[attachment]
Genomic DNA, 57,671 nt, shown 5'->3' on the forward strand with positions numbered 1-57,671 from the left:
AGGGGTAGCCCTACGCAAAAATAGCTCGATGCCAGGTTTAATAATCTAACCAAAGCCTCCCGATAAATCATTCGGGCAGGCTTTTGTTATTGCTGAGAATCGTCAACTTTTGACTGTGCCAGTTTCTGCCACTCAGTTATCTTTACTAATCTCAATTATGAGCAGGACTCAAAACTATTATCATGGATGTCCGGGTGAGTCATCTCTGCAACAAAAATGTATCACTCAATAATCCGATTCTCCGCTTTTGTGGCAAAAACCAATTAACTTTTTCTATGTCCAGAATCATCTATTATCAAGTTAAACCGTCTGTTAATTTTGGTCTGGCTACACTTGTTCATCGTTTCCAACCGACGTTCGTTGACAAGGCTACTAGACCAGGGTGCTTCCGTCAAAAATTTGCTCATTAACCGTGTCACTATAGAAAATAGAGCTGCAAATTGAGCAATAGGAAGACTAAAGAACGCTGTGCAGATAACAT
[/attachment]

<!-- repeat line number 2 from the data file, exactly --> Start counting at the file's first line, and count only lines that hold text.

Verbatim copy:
AGGGGTAGCCCTACGCAAAAATAGCTCGATGCCAGGTTTAATAATCTAACCAAAGCCTCCCGATAAATCATTCGGGCAGGCTTTTGTTATTGCTGAGAATCGTCAACTTTTGACTGTGCCAGTTTCTGCCACTCAGTTATCTTTACTAATCTCAATTATGAGCAGGACTCAAAACTATTATCATGGATGTCCGGGTGAGTCATCTCTGCAACAAAAATGTATCACTCAATAATCCGATTCTCCGCTTTTGTGGCAAAAACCAATTAACTTTTTCTATGTCCAGAATCATCTATTATCAAGTTAAACCGTCTGTTAATTTTGGTCTGGCTACACTTGTTCATCGTTTCCAACCGACGTTCGTTGACAAGGCTACTAGACCAGGGTGCTTCCGTCAAAAATTTGCTCATTAACCGTGTCACTATAGAAAATAGAGCTGCAAATTGAGCAATAGGAAGACTAAAGAACGCTGTGCAGATAACAT